Absolutely. It’s very clear that simulation and safety go together and in previous articles, we’ve discussed how quality improvement fits in as well. But how do simulation and safety go together? More research is being conducted in Medical and healthcare simulation and this is a good thing. Here’s some literature about simulation and why it’s needed in healthcare training and education.
The hallmark To Err is Human was released in 1999 and healthcare has made progress. In 2015, the National Patient Safety Foundation released a report entitled Free from Harm: Accelerating Patient Safety Improvement Fifteen Years after To Err is Human and outlined eight key recommendations:
- Ensure that leaders establish and sustain a safety culture
- Create centralized and coordinated oversight of patient safety
- Create a common set of safety metrics that reflect meaningful outcomes
- Increase funding for research in patient safety and implementation science
- Address safety across the entire care continuum
- Support the healthcare workforce
- Partner with patients and families for the safest care
- Ensure that technology is safe and optimized to improve patient safety
So, how are we doing? There’s room for improvement. Another alarming statistic that medical error is the third leading cause of death in the United States. Let that sink in for a moment. Third. In the United States. Further, Makary and Daniel (2016) suggest that there may be over 251,000 deaths annually as a medical error is not recorded on US death certificates.
There are many factors that can lead to a medical error including working conditions, patient load, distractions at work, resource shortages, personal stress, employee disengagement, unanticipated conditions such as natural or man-made disaster and the list goes on. Healthcare is a very complex system that has many moving parts at any given moment.
However, what if we had the opportunity to make a difference? What does that look like? Some might say “Yeah, but what can you do about it? The system is just too big to make a change”. Rather than give in, what if you reframed the conversation?
What if today, you observed a potential error and said something to someone about it (in a nice way, of course)? Maybe you noticed some unsupervised medications on a hospital unit. Perhaps, you noticed how an IV paralytic medication and a blood pressure medication have similar packaging. Maybe your simulation program relies on the good graces of expired medications that were donated and the school uses them for demonstration purposes.
What would it look like if you brought the potential of error forward to your supervisor or a senior management team? It takes courage to speak up, it really does. I implore you to say something if you see something that needs changing. The safety of people depends on your courage. We talk about patient safety a lot; but consider your personal safety, the safety of your colleagues, the safety of students. Critics may say “Sounds like too much work” or “That’s above my pay grade” and other complaints. Don’t be afraid to step up and speak up.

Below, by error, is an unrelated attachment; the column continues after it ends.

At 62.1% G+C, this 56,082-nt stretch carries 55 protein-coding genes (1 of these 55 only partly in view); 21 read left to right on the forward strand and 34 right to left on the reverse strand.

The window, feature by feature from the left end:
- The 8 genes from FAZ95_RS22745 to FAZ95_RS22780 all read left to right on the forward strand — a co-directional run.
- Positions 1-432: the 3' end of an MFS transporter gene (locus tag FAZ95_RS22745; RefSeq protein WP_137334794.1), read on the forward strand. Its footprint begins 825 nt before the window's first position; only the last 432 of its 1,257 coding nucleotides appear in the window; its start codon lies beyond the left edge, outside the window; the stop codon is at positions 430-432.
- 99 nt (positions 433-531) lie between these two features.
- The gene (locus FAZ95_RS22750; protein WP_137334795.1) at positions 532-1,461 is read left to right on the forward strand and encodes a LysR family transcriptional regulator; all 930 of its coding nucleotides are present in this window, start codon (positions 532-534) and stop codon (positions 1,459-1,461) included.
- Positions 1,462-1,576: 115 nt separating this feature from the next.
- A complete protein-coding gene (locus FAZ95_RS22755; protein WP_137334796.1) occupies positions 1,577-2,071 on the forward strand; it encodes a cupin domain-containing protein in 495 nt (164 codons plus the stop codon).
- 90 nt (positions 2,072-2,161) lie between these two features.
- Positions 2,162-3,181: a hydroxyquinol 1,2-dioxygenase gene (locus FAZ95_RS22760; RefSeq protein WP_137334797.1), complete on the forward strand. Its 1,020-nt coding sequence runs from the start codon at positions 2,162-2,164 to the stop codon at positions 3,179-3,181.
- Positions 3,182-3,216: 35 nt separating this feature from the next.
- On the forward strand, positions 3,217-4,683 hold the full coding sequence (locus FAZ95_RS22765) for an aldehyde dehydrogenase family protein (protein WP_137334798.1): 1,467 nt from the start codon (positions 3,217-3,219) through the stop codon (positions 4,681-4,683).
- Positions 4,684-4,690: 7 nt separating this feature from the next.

Safety is about doing what is right. At the end of the day, the most important thing is to go back home to our loved ones, our friends, our pets, our lives.
Be safe. Be awesome.
I want to help raise awareness for simulation-based education, patient safety, and quality improvement and I need your help. Please share the link with people that you feel would enjoy what we’re about. If you really enjoy the content, subscribe for free at the bottom of the page to get the good news delivered straight to your inbox.
About the Author: Matthew Jubelius is a subject matter expert in healthcare simulation. He is a consultant, educator and wants to change the future of people development, education, and training. He has championed the design, implementation, and evaluation of simulation-based education and training programs, including quality improvement measures for post-secondary institutions, private industry, and the federal government.
Matthew can be reached through www.amoveotraining.ca for simulation consulting, program development, employee training and speaking engagements.
Institute of Medicine (1999). To Err is Human: Building a Safer Health System. Courtesy of the National Academy of Sciences (2000). Accessed through www.nap.edu/catalog/…/to-err-is-human-building-a-safer-health-system
James, J. (2013). A New, Evidence-based Estimate of Patient Harms Associated with Hospital Care. Journal of Patient Safety, Vol 9(3). P122-128 Accessed through http://journals.lww.com/journalpatientsafety/Fulltext/2013/09000/A_New,_Evidence_based_Estimate_of_Patient_Harms.2.aspx
Makary, M.A., Daniel, M. (2016). Medical Error – The Third Leading Cause of Death in the US. BMJ 2016; 353 doi: https://doi.org/10.1136/bmj.i2139
National Patient Safety Foundation (2016). Free from Harm: Accelerating Patient Safety Improvement Fifteen Years after To Err is Human. Accessed through http://www.npsf.org/?page=freefromharm